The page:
in the composition classroom.  

I don't fully blame teachers who believe in the anti-grammarian rhetoric, 
though some of them take it too far (to be sure), proclaiming that they 
won't teach their students grammar and that no one else should either.  
For example, in a recent graduate student on-line discussion group, graduate 
teaching assistants mentioned that they were instructed not to teach grammar, 
and some graduates admitted that even if they wanted to and were allowed to, 
they wouldn't be able to do it well due to their lack of knowledge.  Though I 
am sure one debatable point would be what we mean by "teaching," the truth 
still exists that at least some of us who are to be the English teachers of 
the new millennia don't know about, don't care about, and don't believe in 
grammar.  This brings us a few questions, the most significant being "Is 
grammar ultimately important?"  And the short answer is yes.

In the "real world" and even in academia (especially higher education), 
people react to what they perceive as being shoddy grammar (see Featheringill 
1996, Fulwiler 1986, Hairston 1981, or LaRocque 1999 for examples).  Reports 
by researchers like Kantz and Yates (1994) investigated the tendencies of some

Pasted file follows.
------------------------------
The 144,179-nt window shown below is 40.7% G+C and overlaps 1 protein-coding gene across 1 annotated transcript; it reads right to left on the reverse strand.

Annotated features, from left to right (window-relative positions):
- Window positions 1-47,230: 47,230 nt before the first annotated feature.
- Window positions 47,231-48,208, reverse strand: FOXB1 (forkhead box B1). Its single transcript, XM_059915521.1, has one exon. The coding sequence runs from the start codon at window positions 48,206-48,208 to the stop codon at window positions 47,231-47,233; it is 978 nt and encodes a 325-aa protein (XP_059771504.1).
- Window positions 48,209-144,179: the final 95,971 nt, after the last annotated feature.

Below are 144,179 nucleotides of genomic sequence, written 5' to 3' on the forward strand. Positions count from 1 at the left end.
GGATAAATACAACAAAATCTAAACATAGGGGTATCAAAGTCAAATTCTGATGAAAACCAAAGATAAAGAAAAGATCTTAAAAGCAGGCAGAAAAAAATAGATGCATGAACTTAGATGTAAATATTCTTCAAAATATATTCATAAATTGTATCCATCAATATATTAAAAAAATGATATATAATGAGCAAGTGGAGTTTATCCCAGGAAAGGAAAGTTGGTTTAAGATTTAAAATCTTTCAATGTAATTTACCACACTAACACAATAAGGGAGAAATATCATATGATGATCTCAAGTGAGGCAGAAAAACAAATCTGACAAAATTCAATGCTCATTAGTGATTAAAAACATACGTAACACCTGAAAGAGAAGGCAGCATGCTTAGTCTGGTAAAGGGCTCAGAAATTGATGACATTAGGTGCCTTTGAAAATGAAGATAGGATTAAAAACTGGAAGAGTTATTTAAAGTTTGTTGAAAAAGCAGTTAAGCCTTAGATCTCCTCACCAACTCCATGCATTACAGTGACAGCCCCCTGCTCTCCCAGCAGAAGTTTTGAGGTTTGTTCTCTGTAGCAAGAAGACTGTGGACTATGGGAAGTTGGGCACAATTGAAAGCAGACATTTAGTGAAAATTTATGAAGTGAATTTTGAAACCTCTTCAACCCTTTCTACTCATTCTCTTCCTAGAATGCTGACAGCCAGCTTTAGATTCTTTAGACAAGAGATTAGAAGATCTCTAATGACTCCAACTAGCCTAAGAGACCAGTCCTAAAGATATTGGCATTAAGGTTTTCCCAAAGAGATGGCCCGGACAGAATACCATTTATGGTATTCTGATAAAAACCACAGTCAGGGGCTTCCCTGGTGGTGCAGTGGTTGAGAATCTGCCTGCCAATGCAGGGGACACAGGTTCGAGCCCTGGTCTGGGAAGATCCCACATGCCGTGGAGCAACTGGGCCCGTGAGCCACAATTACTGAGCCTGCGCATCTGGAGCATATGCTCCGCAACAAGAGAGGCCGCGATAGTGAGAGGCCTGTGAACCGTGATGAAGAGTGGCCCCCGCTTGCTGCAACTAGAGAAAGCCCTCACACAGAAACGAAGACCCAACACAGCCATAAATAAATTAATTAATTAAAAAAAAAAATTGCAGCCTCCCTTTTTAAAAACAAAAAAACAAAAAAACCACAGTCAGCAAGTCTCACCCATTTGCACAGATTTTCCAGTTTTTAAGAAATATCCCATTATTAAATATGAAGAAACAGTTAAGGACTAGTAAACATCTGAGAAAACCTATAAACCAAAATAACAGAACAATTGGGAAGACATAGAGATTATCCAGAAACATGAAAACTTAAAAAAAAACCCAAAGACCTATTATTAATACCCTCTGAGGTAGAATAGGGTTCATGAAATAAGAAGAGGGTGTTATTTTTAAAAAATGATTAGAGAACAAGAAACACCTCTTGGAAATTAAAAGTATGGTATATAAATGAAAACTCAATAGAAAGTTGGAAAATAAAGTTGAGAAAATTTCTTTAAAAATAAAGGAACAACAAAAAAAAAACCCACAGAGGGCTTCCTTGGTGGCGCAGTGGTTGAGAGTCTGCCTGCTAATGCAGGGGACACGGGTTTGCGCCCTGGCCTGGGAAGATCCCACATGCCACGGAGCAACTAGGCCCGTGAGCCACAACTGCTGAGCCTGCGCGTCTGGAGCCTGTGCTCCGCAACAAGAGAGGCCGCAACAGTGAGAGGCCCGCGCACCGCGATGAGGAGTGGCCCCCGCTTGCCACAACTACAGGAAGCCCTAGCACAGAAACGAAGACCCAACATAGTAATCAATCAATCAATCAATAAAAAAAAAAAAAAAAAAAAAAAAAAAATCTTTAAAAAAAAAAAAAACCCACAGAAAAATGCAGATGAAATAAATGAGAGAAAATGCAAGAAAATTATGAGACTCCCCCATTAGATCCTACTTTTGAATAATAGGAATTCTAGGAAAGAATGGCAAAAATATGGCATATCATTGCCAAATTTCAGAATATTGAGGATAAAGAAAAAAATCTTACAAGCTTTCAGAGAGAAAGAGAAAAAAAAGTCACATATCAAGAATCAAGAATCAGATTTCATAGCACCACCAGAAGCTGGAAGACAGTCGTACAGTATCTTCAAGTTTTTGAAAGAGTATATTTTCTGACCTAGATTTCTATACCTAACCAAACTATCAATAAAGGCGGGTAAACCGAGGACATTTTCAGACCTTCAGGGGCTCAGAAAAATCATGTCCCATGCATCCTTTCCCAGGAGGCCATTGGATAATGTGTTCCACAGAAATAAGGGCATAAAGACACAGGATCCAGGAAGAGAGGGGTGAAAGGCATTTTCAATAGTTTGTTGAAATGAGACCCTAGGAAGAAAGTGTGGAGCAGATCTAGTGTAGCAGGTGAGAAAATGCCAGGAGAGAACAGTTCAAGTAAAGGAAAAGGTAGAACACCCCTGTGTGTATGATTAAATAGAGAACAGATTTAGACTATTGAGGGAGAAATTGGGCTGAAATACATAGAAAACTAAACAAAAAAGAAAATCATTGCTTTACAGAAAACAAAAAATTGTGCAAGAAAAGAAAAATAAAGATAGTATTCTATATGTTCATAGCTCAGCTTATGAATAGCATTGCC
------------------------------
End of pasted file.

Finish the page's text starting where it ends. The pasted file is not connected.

to judge others on their writing ability.  Likewise, numerous writers and 
business people from various fields moan and gripe about the poor quality of 
writing they encounter. Corporations lose money, employees are passed over 
for promotion, and students receive low grades in part because of their writing 
ability--or the lack thereof. 

The logic behind not teaching grammar seems sound enough, and some of the 
reasons have obvious political motivations.  Let me describe in brief three 
of the reasons used for not teaching grammar and explain some of the fallacies 
in them.  First of, the idea that research has "proven" grammar's defunct status 
needs to be re-evaluated. The "research" (both quantitative and qualitative) is 
seriously flawed and sometimes embarrassingly so.  Various writers (e.g., Kolln 
1981, Newkirk 1978, and Tomlinson 1994) have pointed out the glaring errors in 
the research since the 1970's, but the excuse continues to be used probably 
because most of the teachers who use it read only research summaries (which 
tend to be written by anti-grammarians) rather than the research itself.  If 
one were to actually read studies like Elley W.B., et.al. 1976; Frogner, 1939; 
McQuade, 1980; or Mellon, 1969; she'd realize that many times the researchers 
foregrounded what most supported the premise they wished to prove rather than 
to remain objective (research no-no number 1), didn't control for significant 
variables (no-no number 2), and sometimes didn't even bother running statistical 
analyses (no-no number three).